There’s a certain cognitive dissonance that comes with the way Nissan’s e-Power system drives, although it somehow manages to feel very intuitively. Since the electric motor is the only thing that drives the wheels, the power delivery feels smooth, punchy, and instantaneous as you’d expect from an EV. Given the size and weight of the Note Aura, it feels pokey and spritely around town, with the immediacy of its torque allowing you to zip through traffic with ease.

However, accompanying this is the off-kilter thrum of the three-pot petrol engine that keeps the battery topped up. While intermittent, given it can drive without it active for short bursts due to the small battery, it does chime in a majority of the time. The best way to describe the overall experience, then, is that it’s similar to a conventional hybrid system like you’d find in many Toyotas, but without the stringiness and lethargy of a CVT transmission.

Flick it into Nismo mode and it feels far quicker than those modest outputs would have you believe. The throttle feels as responsive as a trigger, and after it dumps all its torque off the line it simply breezes up to triple-digit speeds. There’s no official 0-100km/h time, but the performance feels right on the money for a hot hatch.

Ensuring that this is more than just an up-badged special, Nissan has fettled with the chassis and suspension of the Nismo model. To increase chassis rigidity, additional stiffening has been added at the base of the chassis both front and rear, while more responsive monotube shock absorbers with a higher gas pressure have been fitted to improve road contact on the rebound stroke.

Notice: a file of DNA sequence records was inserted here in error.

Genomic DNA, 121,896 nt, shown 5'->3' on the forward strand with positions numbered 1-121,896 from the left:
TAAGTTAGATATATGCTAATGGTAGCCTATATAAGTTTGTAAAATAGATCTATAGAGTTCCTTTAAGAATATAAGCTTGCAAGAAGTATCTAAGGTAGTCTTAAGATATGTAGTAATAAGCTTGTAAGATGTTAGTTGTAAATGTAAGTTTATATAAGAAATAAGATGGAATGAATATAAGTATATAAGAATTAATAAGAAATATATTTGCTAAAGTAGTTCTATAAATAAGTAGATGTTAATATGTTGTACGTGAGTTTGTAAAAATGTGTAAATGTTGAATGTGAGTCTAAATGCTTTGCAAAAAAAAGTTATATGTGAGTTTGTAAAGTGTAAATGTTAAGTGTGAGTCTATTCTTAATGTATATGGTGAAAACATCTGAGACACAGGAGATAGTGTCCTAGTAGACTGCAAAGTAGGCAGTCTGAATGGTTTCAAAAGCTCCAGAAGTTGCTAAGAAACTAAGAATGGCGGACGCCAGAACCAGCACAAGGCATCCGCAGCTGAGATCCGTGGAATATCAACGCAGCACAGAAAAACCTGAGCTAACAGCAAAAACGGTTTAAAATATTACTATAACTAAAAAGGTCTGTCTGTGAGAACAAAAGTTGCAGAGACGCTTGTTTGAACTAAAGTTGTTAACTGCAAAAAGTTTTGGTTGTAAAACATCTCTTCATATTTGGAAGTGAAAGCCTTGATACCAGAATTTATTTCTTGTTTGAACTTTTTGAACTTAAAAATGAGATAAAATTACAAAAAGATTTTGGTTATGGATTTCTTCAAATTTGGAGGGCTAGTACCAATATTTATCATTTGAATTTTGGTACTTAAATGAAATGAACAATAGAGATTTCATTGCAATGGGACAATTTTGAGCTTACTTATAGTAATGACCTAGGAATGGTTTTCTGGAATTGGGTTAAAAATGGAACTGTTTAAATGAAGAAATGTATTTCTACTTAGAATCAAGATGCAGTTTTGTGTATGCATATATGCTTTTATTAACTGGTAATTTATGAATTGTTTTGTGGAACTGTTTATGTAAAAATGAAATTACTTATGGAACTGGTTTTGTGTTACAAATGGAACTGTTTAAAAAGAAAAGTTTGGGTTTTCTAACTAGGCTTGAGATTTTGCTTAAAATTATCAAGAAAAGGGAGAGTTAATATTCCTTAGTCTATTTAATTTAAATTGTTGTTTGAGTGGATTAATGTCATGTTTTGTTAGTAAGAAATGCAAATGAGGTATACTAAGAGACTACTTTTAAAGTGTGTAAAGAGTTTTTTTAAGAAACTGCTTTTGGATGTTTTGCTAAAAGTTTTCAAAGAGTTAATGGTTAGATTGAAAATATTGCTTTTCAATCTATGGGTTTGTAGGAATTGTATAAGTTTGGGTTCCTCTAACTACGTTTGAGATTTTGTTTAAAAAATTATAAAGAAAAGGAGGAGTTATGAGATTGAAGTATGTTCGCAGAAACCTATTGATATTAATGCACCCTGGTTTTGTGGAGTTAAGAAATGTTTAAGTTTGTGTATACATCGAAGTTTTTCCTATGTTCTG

To put that in plain English, this thing feels terrific through the corners. The steering has the immediacy of a go-kart, the chassis remains as flat as you’d like through even longer sweeping bends, and the damping rate is right on the money to keep it planted without destroying your spine in the process. Given its mere 1270kg kerb weight, it also feels particularly light on its feet, only aiding its overall responsiveness. Worthy of the Nismo badge? You bet it is.

While I didn’t have long enough behind the wheel to thoroughly test its fuel economy, I saw a return of 6.8L/100km after my quick thrash, while the longer-term reading in the vehicle’s trip computer saw it sitting below 6L/100km. The official WLTP combined cycle claim is 4.3L/100km, which I can see being quite achievable in urban conditions. Either way, the numbers are impressive for a hot hatch.

In terms of drawbacks, there aren’t terribly many, although the fact this is really a city car is perhaps the most prominent one. At 110km/h on the freeway, the road noise is very intrusive, and while it otherwise drives well on the freeway thanks to the assistance of the ProPilot system, it’s clearly built for city streets. The firmer suspension and raucous styling of the Nismo model also won’t be for everyone, although that’s where the normal Note Aura models come in.

The other catch, considering this is a near-new car, is that there’s no factory-backed warranty coverage on imports like this, nor is there the ease of servicing at your average Nissan dealership. However, many importers or dealerships specialising in imports will offer their own warranties to cover vehicles like this, and likewise, many including Tokyo Prestige have their own vehicle servicing department as well.

Considering its size, performance, and familiar technology, the Note Aura Nismo feels like a good fit on Aussie roads, particularly city streets and the sort of Adelaide Hills backroads I tested it on rather than for sitting on the freeway all day.

When you factor in the value it offers – Polo GTI size and performance with half the fuel consumption and even sportier looks – it only gets more appealing in my eyes. Sure, the costs associated with importing it mean the price has risen quite a bit over what it costs in its home market, but it’s still a good deal for the class it sits in here.

Were it not for hatchback sales slowing in Australia in favour of SUVs, I’d say that Nissan should have brought it here from the factory in the first place. Thankfully, though, there are businesses that can get you one anyway, and it’s very much worth considering taking them up on it.



My thanks to Tokyo Prestige for providing the vehicle tested here.

Patrick Jackson